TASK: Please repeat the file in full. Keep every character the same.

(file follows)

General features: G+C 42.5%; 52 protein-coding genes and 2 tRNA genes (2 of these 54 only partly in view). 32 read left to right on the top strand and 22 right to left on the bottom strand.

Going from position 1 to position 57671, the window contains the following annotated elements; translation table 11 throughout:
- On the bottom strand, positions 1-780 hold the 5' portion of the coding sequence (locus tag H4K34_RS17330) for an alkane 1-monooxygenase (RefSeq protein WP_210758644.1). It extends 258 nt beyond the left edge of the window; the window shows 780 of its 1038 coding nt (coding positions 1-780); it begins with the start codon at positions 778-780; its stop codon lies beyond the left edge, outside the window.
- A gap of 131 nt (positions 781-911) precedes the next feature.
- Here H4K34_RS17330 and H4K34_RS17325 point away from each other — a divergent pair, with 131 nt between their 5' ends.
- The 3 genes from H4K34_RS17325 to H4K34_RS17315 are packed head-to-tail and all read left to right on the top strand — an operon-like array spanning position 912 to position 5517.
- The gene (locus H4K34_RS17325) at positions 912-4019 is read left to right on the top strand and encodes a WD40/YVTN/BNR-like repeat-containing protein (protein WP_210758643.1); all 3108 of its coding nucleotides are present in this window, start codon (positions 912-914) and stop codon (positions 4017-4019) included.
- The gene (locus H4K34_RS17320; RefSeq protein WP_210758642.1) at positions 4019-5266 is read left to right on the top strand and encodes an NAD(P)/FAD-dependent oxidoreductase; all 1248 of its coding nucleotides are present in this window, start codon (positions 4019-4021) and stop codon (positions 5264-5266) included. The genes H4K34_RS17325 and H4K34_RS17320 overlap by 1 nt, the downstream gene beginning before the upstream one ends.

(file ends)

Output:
General features: G+C 42.5%; 52 protein-coding genes and 2 tRNA genes (2 of these 54 only partly in view). 32 read left to right on the top strand and 22 right to left on the bottom strand.

Going from position 1 to position 57671, the window contains the following annotated elements; translation table 11 throughout:
- On the bottom strand, positions 1-780 hold the 5' portion of the coding sequence (locus tag H4K34_RS17330) for an alkane 1-monooxygenase (RefSeq protein WP_210758644.1). It extends 258 nt beyond the left edge of the window; the window shows 780 of its 1038 coding nt (coding positions 1-780); it begins with the start codon at positions 778-780; its stop codon lies beyond the left edge, outside the window.
- A gap of 131 nt (positions 781-911) precedes the next feature.
- Here H4K34_RS17330 and H4K34_RS17325 point away from each other — a divergent pair, with 131 nt between their 5' ends.
- The 3 genes from H4K34_RS17325 to H4K34_RS17315 are packed head-to-tail and all read left to right on the top strand — an operon-like array spanning position 912 to position 5517.
- The gene (locus H4K34_RS17325) at positions 912-4019 is read left to right on the top strand and encodes a WD40/YVTN/BNR-like repeat-containing protein (protein WP_210758643.1); all 3108 of its coding nucleotides are present in this window, start codon (positions 912-914) and stop codon (positions 4017-4019) included.
- The gene (locus H4K34_RS17320; RefSeq protein WP_210758642.1) at positions 4019-5266 is read left to right on the top strand and encodes an NAD(P)/FAD-dependent oxidoreductase; all 1248 of its coding nucleotides are present in this window, start codon (positions 4019-4021) and stop codon (positions 5264-5266) included. The genes H4K34_RS17325 and H4K34_RS17320 overlap by 1 nt, the downstream gene beginning before the upstream one ends.